Saturday, 9 June 2012

Friday in Amsterdam

We got up around 8 am and watched the city in the early morning. Shops open around 10 and 11 am, so it is relatively quiet until then. We walked around the canals and discovered that each canal in a half moon and the name of the canal represent the class of people who live on and around the area. Per example Prinzen Gracht is for lower middle-class people, Keizers Gracht is middle to upper class merchants, Heren Gracht is the wealthy upper class, the Heren were the Watchmen of the City and you had to be rich to do guard duty because of the cost of armour and weapons, etc... Civic duty placed those citizens of the city at the forefront. They paid for the militia and deputies who did the watching for them.
Detail of a larger painting representing the Heren or the city watchmen, see the wealth of their clothes.

We also discovered that the name of the city was a composition of the name of the Amstel river and Dam which is the central point of the city itself. The Royal Family, House of Orange lives in the capital The Hague which is merely minutes away from Amsterdam. The royals do not own any of the Palaces, they are put at their disposal by the people and the Government.
Royal Palace in Amsterdam on the Dam (main square).

Amsterdam is a city of about 790,000 people, smaller than Ottawa but with a far superior and more developed public transport system than anything we can dream of back home. We saw hundreds of people riding their bikes throughout the city, we have been told many times to be careful to look both ways before crossing any streets, bikes have the right of way.

We had the most beautiful boat ride around the city and we gained a better understanding of the urban plan of Amsterdam and had a good look at the architecture, most, if not all of it, dates from the golden age of The Netherlands as a commercial shipping and trade magnet between Asia and Europe 1600 and 1790.
The houses are tall often 4 to 5 floors, but the frontage is narrow, some less then 2 meter wide at the front. Taxation on a property was calculated on the width of your property at the front street side. So many houses are very narrow at the front but much wider at the back. Similar to what we saw in Vietnam a few years ago.

As early as 1520 the Dutch traded in spices, rare cloth and other precious items. Their main competitors at the time was Portugal. Some of those spices like clove came from Malacca and was extremely expensive. The Dutch also raided the Spanish fleet transporting the Silver from the Americas annually to Spain. These raids were done on orders from the West Indies Company whose board resided and operated from Amsterdam and coveted the silver for the companies fortune and stock holders greater joy. One such raid brought in the equivalent if compared with today, of 500 billion Euros in silver ingots, a phenomenal sum of money then and now.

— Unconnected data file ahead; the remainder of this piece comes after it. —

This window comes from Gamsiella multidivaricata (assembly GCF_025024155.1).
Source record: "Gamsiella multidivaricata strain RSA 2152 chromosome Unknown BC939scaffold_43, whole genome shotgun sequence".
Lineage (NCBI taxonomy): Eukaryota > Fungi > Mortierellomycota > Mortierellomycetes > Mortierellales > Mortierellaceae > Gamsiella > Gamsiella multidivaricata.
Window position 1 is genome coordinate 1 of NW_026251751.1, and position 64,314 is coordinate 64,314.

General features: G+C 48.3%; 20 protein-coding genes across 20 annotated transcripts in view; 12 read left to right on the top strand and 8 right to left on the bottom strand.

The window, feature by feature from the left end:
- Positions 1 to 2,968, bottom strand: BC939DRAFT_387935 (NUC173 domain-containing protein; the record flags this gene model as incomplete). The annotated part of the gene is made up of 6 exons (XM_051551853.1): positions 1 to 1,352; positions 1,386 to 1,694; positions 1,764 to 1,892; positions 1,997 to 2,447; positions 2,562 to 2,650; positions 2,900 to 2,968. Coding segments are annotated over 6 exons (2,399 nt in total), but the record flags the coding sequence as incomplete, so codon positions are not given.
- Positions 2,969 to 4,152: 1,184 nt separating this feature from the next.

Spain had been the colonial master of The Netherlands for many centuries, the Dutch revolted under the leadership of the Prince of Orange and rid themselves of the Spanish Regents. It happened at the same time as Calvin and his brand of Protestantism was gaining popularity. Catholic churches were seen as the power base of Spain, they were taken over and altered to meet the new Protestant standard. We visited several Calvinist churches in Amsterdam and they have no decoration inside, no statues, no Altar and no crosses. Only a pulpit to preach the gospel and an organ for music.
Wester Kerk on the Prinzen Gracht

Amsterdam was an very rich commercial city and due to international trade, developed rapidly during those years, what we see today is the result of this wealth.

We then walked to the Rijksmuseum, currently under renovation until 2013. However the great masters and other works of art can be viewed. Vermeer, Rembrandt, Van Ruisdael, etc are on view, reflecting the views and taste of their wealthy patrons who sought portraits of themselves and their families, often in a very familiar setting of every day life, though dressed in their most expensive clothes and jewellery.

An interesting fact on Rembrandt was that he died a pauper despite the fact that he became quite wealthy during his life but he wasted his money on various curios, so much so that when he declared bankruptcy the bailiff made a list of all these many objects for sale, it makes for interesting reading. Rembrandt is buried in the Wester Kerk, the one with the blue imperial Crown at top of its steeple. But no one is sure where exactly his remains are in the church floor, his wife and son Titus are also buried there in marked graves. The church is next door to the Anne Frank House but we did not go in, the lines and wait times were impossible and the house is quite small.

We returned home a little tired but on such a beautiful sunny day it is a pleasure to walk along the canals of this city.


  1. wow..thanks for all the info..most of that I didn't know..such a beautiful country.

  2. thanks to Peter at "Tippin the Scales" I feel I have seen Amsterdam top to bottom, but I want to see it some day never the less.